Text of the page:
Socially and behaviorally, benzodiazepine abuse can lead to strained relationships, poor academic or work performance, legal issues, and risky behaviors, such as driving under the influence. Obtaining these drugs illicitly or using multiple doctors to get prescriptions (commonly known as doctor shopping) is also prevalent among those engaged in benzodiazepine abuse.
Addressing benzodiazepine abuse promptly can prevent further harm and potential long-term consequences. Early intervention and support can help individuals seek appropriate treatment and break the cycle of addiction. Treatment for benzodiazepine abuse often involves a combination of medical detox, behavioral therapy, counseling, and support groups.
Symptoms Benzodiazepine Addiction
Benzodiazepines addiction is clinically described as sedative, hypnotic, or anxiolytic use disorder and informally known as benzo use disorder. This chronic condition is characterized by the compulsive use of these prescription sedative drugs despite negative consequences. DSM-5-TR (Diagnostic and Statistical Manual of Mental Disorders, Fifth Edition) outlines specific criteria for diagnosing benzodiazepine use disorder:
- Taking larger amounts or using benzodiazepines for a longer duration than intended: Individuals may find it challenging to stick to the prescribed dosage, leading them to consume higher doses or continue using the drugs beyond the recommended timeframe.
- Persistent desire or unsuccessful efforts to cut down or control use: People with benzodiazepine use disorder may express a strong desire to reduce or stop using the drugs but struggle to do so, even when facing negative consequences.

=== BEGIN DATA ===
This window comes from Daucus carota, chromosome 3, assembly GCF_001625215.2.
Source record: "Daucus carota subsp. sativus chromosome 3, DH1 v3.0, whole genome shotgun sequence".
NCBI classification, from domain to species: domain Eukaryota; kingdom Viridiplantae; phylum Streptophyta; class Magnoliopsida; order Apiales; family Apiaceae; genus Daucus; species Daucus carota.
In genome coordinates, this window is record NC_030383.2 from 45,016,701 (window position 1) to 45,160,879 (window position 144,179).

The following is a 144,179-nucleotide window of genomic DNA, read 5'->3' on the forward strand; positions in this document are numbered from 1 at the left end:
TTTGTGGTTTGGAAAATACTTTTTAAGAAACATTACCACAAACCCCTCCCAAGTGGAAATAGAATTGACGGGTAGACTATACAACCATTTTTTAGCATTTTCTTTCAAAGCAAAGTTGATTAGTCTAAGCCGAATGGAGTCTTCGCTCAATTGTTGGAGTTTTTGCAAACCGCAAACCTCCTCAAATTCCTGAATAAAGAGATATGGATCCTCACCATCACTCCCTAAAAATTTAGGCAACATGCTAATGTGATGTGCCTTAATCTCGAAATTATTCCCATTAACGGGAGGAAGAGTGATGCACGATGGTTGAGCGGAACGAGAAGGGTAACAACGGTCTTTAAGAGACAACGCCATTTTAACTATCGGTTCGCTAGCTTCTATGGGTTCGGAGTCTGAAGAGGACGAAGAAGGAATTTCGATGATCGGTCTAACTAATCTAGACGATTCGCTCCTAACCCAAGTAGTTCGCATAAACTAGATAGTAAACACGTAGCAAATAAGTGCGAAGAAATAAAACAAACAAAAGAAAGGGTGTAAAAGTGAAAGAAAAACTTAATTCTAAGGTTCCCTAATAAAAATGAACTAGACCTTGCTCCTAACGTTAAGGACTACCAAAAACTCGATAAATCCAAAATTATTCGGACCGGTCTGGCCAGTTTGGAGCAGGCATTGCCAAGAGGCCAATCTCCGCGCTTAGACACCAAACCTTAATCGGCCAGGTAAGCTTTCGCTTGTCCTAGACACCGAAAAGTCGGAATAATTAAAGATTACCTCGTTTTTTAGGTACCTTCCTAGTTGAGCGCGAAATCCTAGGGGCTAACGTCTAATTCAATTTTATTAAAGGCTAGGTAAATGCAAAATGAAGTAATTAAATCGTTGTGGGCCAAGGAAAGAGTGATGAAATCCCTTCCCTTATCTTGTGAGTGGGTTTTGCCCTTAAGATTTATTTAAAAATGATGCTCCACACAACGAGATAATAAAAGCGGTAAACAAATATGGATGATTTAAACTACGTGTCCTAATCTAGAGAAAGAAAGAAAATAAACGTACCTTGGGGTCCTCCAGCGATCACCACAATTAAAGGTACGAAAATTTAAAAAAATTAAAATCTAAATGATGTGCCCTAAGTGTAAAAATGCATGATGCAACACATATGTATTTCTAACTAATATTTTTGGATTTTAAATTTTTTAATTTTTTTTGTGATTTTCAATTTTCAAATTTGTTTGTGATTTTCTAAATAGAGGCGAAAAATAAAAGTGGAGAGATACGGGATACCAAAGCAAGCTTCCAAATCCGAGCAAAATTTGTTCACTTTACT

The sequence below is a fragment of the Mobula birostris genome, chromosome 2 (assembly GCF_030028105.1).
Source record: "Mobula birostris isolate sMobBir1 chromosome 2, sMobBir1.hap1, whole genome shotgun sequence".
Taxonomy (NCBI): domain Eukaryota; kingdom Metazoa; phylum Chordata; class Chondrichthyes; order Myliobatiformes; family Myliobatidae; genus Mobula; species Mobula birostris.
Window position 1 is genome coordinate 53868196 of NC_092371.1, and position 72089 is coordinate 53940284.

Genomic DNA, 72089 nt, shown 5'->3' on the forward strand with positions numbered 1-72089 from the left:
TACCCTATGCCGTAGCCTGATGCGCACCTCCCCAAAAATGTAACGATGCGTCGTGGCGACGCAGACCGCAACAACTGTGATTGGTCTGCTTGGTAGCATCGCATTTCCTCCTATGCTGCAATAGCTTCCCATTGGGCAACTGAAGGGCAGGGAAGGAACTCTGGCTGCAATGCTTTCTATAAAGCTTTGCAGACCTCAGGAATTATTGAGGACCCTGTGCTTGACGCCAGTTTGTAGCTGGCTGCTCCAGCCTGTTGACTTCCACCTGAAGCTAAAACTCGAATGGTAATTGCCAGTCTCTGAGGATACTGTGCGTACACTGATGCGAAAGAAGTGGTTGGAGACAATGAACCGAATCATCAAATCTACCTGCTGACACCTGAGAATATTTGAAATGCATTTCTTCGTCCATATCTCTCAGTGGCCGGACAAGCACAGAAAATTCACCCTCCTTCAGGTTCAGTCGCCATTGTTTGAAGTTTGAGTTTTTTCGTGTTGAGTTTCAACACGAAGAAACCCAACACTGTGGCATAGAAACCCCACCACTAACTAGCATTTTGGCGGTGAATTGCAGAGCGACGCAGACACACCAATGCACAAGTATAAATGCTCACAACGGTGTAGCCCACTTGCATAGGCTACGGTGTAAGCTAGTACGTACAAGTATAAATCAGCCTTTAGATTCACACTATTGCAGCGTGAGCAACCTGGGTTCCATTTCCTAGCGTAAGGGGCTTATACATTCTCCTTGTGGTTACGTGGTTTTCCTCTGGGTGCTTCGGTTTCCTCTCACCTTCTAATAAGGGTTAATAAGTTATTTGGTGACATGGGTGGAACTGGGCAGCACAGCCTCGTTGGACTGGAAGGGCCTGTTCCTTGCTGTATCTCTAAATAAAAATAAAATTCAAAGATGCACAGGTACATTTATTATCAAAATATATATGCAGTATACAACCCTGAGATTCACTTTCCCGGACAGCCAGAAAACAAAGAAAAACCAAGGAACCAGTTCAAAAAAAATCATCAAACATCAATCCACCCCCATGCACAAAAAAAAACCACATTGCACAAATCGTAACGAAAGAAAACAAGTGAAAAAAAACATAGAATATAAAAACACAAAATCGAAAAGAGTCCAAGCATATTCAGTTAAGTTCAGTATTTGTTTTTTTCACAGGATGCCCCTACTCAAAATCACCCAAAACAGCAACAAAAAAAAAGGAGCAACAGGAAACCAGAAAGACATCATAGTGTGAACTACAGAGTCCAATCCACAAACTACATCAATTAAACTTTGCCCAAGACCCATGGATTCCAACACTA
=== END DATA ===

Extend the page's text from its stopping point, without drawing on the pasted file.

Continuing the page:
- Spending a significant amount of time obtaining, using, or recovering from the effects of benzodiazepines: The excessive focus on obtaining and using the drugs can interfere with daily responsibilities and activities.
- Craving or strong urge to use benzodiazepines: Individuals may experience intense cravings for benzodiazepines, leading to a persistent preoccupation with obtaining and using them.
- Failure to fulfill major obligations at work, school, or home: Benzodiazepine addiction can lead to neglecting important responsibilities, jeopardizing professional and academic performance, or family life.
- Continued use despite social or interpersonal problems caused or exacerbated by benzodiazepines: Individuals may continue to use these drugs despite experiencing conflicts with loved ones or difficulties in relationships.
- Giving up or reducing important social, occupational, or recreational activities: The addiction may lead individuals to withdraw from activities they once enjoyed in favor of using benzodiazepines.